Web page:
Many of us haven’t written one since our last high school or college English class. I can remember dreading the thought of having to write one. And if a teacher required one prior to writing the first essay draft, I would silently roll my eyes (in my head of course because my mama taught me better than to disrespect my elders!).
I thought outlines were just a big waste of time. I mean, if you’re a true writer, you should just let it all flow, right?
Outlines can be life-saving, and I’ll tell you why.
Outlines Help Writers Create Structure
Just like those exciting essays in high school and college, writing a book requires structure. Some people would argue that structure is against the creative nature of writers, but I beg to differ. Writers can still be creative while using a structured format. In fact, I would encourage writers to infuse their personality into their writing. Let your readers know you are human!
Think of an outline as a road map. Like a road map, an outline is merely meant to ensure your readers have a clear path getting from one point to the next. It helps you make sure you are indeed getting across the message you intended. Outlines also help you guard against wondering what to write about next. I don’t know about you, but that’s a great feeling for me! This doesn’t mean that if another great point comes along during the writing process, you can’t incorporate it. Just make sure it aligns with your overall message and doesn’t distract or detract from your goal.
Outlines Help Writers Have Enough to Say
There are different approaches writers can take when writing a book outline. Some prefer to write a general outline with only major headings for chapters, while others (like myself) prefer a more detailed outline with subheadings and supporting examples.
Writing a 40,000+ word nonfiction book can seem like a daunting and overwhelming task initially. However, using a highly structured outline can help first timers ensure they are on track to meeting their word count goal. When writing a heavily detailed outline, be sure to include as many supporting examples as you can think of, and don’t be afraid to incorporate a bit of research into your work (while properly citing it of course!).
What to Do When You Need Help
Writing an outline for the first time may be intimidating and confusing for some nonfiction writers. You may know what you want to talk about, but may need help hashing out your ideas. If this describes you, you’re not alone. I’ve felt this way many times while cranking out papers for grad school! It was always more difficult to write papers when I lacked organization and clarity about my message. So I knew if I wanted to have a better experience when writing my book, 11 Ways to JumpStart Your Thinking, I had to create a solid outline with just enough details to keep me focused and on track to getting my message across. An outline also helped me realize if I had enough content to write about so I could meet my word count goal.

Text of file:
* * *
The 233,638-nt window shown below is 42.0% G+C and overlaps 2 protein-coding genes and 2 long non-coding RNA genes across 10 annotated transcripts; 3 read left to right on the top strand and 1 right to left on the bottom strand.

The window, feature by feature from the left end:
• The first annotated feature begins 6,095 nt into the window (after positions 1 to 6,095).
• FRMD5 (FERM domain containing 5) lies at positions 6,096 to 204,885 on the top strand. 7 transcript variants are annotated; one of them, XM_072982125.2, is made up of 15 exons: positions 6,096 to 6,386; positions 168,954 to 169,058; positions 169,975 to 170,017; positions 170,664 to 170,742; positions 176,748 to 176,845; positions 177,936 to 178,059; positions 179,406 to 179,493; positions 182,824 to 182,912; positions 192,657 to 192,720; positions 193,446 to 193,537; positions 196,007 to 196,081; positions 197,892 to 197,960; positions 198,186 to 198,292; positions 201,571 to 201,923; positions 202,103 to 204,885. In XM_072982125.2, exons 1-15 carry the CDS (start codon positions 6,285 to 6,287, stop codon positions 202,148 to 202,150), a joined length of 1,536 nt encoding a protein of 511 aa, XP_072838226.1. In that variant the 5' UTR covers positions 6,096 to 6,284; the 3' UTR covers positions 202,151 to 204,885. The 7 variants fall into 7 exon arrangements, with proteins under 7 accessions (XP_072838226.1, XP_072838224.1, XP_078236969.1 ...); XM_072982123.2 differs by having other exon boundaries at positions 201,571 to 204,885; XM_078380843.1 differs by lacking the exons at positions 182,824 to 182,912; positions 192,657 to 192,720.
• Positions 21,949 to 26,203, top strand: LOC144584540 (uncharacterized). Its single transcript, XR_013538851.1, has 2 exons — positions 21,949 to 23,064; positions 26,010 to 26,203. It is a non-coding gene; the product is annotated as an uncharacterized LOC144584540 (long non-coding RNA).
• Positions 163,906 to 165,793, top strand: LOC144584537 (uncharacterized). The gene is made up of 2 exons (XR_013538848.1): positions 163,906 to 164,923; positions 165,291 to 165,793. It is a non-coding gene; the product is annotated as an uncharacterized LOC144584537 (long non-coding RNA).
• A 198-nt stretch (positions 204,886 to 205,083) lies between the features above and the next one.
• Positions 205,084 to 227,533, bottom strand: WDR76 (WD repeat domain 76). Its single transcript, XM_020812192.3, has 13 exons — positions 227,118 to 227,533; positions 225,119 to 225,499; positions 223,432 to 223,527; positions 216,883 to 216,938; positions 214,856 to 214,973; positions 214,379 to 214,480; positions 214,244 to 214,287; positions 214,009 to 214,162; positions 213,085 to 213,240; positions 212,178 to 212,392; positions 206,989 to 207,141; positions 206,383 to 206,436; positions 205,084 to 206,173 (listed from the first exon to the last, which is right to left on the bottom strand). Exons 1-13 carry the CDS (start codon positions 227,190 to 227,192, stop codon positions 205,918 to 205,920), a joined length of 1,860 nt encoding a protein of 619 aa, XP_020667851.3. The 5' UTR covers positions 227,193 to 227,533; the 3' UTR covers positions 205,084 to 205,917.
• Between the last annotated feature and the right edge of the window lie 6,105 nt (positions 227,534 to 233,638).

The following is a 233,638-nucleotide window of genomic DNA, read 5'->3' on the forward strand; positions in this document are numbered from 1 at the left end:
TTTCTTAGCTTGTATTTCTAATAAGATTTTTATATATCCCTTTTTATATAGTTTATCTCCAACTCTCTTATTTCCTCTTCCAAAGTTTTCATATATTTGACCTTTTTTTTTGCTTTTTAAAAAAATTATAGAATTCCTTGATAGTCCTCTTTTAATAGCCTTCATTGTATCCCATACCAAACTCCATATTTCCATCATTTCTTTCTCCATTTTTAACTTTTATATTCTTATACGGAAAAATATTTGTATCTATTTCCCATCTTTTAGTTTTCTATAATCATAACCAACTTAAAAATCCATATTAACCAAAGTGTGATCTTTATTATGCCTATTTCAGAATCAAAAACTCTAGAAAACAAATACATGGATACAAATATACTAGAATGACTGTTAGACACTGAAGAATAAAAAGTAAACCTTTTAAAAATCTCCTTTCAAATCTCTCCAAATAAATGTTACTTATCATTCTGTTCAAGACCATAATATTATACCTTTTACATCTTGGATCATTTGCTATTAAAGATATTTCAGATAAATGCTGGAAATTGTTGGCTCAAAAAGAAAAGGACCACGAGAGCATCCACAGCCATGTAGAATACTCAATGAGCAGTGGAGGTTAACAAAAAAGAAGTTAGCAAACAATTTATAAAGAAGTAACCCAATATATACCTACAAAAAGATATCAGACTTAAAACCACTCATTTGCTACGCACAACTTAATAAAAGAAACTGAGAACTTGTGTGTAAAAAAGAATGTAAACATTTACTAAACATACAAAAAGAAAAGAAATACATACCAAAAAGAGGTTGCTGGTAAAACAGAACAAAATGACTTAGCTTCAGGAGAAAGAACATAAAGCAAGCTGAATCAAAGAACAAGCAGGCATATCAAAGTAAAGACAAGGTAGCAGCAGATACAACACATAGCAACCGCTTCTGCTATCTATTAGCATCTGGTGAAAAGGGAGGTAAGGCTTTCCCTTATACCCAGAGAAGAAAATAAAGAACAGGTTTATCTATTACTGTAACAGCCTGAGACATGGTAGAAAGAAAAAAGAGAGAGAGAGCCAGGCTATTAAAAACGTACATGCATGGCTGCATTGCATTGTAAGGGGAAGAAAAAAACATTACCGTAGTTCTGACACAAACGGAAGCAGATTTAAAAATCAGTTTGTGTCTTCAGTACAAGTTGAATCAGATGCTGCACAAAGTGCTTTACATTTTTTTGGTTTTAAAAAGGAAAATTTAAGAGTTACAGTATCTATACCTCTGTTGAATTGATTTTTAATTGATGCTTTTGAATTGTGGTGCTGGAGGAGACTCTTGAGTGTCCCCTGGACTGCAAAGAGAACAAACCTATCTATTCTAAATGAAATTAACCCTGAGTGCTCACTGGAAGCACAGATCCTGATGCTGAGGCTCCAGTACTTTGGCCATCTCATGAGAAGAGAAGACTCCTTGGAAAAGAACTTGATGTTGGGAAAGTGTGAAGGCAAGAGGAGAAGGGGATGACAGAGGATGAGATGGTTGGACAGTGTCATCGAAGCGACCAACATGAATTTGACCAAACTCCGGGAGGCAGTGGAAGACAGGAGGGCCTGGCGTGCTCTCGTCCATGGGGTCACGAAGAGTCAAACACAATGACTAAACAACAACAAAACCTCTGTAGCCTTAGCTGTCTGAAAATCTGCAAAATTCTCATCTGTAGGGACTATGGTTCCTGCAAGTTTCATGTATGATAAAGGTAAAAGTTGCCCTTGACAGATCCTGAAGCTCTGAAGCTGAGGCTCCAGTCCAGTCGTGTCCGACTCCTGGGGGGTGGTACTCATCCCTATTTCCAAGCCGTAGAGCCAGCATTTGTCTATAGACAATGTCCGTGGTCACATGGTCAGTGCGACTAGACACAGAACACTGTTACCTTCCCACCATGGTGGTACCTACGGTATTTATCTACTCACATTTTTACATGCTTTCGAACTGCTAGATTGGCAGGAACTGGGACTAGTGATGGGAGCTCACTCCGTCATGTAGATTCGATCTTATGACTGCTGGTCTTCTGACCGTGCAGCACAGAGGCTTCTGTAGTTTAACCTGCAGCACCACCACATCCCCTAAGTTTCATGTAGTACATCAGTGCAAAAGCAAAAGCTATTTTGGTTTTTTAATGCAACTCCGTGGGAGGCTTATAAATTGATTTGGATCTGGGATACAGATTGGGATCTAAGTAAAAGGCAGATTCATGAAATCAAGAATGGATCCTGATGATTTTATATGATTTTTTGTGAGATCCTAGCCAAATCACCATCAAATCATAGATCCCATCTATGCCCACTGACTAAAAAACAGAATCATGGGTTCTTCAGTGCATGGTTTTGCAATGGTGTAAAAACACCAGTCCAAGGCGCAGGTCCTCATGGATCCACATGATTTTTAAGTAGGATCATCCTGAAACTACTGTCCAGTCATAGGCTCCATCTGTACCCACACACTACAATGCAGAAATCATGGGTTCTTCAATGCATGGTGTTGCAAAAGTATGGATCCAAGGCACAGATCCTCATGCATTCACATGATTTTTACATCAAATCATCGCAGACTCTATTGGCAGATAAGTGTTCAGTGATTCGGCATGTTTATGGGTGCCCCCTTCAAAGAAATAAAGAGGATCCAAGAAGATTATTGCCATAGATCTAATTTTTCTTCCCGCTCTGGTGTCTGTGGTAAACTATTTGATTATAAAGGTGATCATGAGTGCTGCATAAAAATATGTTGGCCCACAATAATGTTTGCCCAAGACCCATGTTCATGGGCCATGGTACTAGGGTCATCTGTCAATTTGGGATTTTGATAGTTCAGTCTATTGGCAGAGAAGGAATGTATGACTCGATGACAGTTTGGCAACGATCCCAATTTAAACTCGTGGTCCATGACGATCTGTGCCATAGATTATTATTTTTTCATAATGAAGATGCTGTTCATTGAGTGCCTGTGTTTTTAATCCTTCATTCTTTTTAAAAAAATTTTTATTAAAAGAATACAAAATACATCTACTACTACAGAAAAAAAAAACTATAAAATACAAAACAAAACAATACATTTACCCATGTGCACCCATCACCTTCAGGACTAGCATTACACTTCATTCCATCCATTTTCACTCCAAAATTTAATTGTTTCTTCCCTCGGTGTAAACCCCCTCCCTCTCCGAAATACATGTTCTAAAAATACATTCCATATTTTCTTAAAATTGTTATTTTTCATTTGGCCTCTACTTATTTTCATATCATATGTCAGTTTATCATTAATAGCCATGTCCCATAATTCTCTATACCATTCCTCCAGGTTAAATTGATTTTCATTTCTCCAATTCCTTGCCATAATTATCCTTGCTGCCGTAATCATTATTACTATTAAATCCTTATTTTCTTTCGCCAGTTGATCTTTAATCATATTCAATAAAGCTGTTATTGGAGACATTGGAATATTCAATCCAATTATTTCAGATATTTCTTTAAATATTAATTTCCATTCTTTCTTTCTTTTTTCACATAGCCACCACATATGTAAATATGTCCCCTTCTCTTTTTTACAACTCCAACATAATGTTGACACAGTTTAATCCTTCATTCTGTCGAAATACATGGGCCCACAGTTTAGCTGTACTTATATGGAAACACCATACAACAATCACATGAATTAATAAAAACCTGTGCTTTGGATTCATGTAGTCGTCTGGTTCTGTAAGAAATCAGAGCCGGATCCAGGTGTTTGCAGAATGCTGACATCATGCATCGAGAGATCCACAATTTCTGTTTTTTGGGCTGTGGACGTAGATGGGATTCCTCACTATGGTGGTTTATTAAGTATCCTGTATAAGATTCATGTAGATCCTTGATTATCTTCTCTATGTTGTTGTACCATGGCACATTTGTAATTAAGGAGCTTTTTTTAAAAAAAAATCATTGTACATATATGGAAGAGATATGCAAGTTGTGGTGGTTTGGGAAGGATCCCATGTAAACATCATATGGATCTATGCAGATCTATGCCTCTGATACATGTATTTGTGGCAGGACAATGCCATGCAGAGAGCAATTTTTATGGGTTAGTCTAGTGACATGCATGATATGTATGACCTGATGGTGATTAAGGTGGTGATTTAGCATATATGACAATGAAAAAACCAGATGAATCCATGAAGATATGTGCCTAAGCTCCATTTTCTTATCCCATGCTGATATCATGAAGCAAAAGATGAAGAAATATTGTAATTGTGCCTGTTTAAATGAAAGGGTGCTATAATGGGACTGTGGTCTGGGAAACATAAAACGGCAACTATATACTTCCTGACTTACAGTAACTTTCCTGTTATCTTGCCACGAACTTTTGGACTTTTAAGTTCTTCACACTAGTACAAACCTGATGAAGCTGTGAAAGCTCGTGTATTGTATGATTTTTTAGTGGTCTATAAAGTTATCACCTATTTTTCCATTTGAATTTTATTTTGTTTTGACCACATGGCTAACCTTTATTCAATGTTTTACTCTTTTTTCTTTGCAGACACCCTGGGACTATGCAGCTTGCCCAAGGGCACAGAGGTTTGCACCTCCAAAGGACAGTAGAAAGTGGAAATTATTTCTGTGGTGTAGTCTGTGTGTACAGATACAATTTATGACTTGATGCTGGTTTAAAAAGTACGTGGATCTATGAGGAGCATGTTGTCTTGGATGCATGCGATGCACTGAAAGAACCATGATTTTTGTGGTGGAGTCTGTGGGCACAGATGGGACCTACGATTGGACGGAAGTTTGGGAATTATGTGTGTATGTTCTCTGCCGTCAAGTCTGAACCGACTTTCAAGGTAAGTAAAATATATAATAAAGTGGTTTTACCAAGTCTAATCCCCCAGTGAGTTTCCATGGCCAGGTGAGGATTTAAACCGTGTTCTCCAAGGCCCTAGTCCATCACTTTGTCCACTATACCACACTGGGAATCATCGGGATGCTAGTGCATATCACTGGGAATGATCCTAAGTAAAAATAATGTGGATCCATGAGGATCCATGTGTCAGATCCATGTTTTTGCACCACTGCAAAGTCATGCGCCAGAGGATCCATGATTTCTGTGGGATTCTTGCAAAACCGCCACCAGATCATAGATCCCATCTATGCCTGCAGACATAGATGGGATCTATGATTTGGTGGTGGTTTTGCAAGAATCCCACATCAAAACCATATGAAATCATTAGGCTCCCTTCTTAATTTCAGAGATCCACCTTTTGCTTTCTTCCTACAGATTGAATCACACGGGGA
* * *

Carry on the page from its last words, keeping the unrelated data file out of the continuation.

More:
Since I know how difficult it can be to organize your thoughts at times, I have a book idea to outline workbook for aspiring nonfiction writers. If you're a self-starter who just needs a little guidance on structuring your masterpiece, then this workbook is for you. If you need a smidge more help, I also offer one-on-one coaching for aspiring nonfiction writers who need help creating an outline for their book. In this coaching package, I dedicate 90 minutes to helping writers find their purpose for writing, identify their ideal reader, organize their thoughts and create an outline they can be proud of. We also take a look at your schedule, and determine when you can realistically devote time to writing--even if you’re like me and have a spouse, kiddos, and a million and one other commitments!
If you’re finally ready to get your idea out of your head and onto paper, then I invite you to learn more about my process and book your session here. It’s time to turn your idea into words, and your words into a book!